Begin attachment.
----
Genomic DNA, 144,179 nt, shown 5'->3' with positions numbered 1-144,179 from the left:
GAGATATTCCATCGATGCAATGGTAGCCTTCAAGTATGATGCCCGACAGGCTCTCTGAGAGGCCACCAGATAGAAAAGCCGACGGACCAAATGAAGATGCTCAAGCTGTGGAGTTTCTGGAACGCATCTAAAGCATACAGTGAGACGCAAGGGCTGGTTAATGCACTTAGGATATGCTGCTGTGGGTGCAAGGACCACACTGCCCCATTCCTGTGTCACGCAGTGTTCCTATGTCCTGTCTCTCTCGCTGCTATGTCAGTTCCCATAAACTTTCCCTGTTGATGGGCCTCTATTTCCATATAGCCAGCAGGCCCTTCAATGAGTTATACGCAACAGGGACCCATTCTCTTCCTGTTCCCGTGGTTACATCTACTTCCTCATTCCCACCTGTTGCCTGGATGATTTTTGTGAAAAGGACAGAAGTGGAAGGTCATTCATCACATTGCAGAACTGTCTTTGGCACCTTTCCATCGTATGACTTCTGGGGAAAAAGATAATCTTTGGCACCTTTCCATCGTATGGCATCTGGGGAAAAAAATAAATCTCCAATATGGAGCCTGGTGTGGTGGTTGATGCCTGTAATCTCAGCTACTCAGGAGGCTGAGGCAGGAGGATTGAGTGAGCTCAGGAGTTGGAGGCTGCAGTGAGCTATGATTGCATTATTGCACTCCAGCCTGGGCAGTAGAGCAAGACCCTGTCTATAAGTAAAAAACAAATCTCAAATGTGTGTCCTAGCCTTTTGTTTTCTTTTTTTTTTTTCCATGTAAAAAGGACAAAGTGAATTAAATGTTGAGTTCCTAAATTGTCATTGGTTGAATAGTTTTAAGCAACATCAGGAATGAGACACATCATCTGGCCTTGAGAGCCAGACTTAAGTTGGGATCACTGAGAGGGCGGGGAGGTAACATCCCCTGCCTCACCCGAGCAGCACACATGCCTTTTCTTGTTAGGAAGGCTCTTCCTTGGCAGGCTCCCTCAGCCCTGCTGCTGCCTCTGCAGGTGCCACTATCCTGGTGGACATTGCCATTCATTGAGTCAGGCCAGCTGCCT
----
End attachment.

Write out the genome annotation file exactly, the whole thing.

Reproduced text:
Genomic DNA, 144,179 nt, shown 5'->3' with positions numbered 1-144,179 from the left:
GAGATATTCCATCGATGCAATGGTAGCCTTCAAGTATGATGCCCGACAGGCTCTCTGAGAGGCCACCAGATAGAAAAGCCGACGGACCAAATGAAGATGCTCAAGCTGTGGAGTTTCTGGAACGCATCTAAAGCATACAGTGAGACGCAAGGGCTGGTTAATGCACTTAGGATATGCTGCTGTGGGTGCAAGGACCACACTGCCCCATTCCTGTGTCACGCAGTGTTCCTATGTCCTGTCTCTCTCGCTGCTATGTCAGTTCCCATAAACTTTCCCTGTTGATGGGCCTCTATTTCCATATAGCCAGCAGGCCCTTCAATGAGTTATACGCAACAGGGACCCATTCTCTTCCTGTTCCCGTGGTTACATCTACTTCCTCATTCCCACCTGTTGCCTGGATGATTTTTGTGAAAAGGACAGAAGTGGAAGGTCATTCATCACATTGCAGAACTGTCTTTGGCACCTTTCCATCGTATGACTTCTGGGGAAAAAGATAATCTTTGGCACCTTTCCATCGTATGGCATCTGGGGAAAAAAATAAATCTCCAATATGGAGCCTGGTGTGGTGGTTGATGCCTGTAATCTCAGCTACTCAGGAGGCTGAGGCAGGAGGATTGAGTGAGCTCAGGAGTTGGAGGCTGCAGTGAGCTATGATTGCATTATTGCACTCCAGCCTGGGCAGTAGAGCAAGACCCTGTCTATAAGTAAAAAACAAATCTCAAATGTGTGTCCTAGCCTTTTGTTTTCTTTTTTTTTTTTCCATGTAAAAAGGACAAAGTGAATTAAATGTTGAGTTCCTAAATTGTCATTGGTTGAATAGTTTTAAGCAACATCAGGAATGAGACACATCATCTGGCCTTGAGAGCCAGACTTAAGTTGGGATCACTGAGAGGGCGGGGAGGTAACATCCCCTGCCTCACCCGAGCAGCACACATGCCTTTTCTTGTTAGGAAGGCTCTTCCTTGGCAGGCTCCCTCAGCCCTGCTGCTGCCTCTGCAGGTGCCACTATCCTGGTGGACATTGCCATTCATTGAGTCAGGCCAGCTGCCT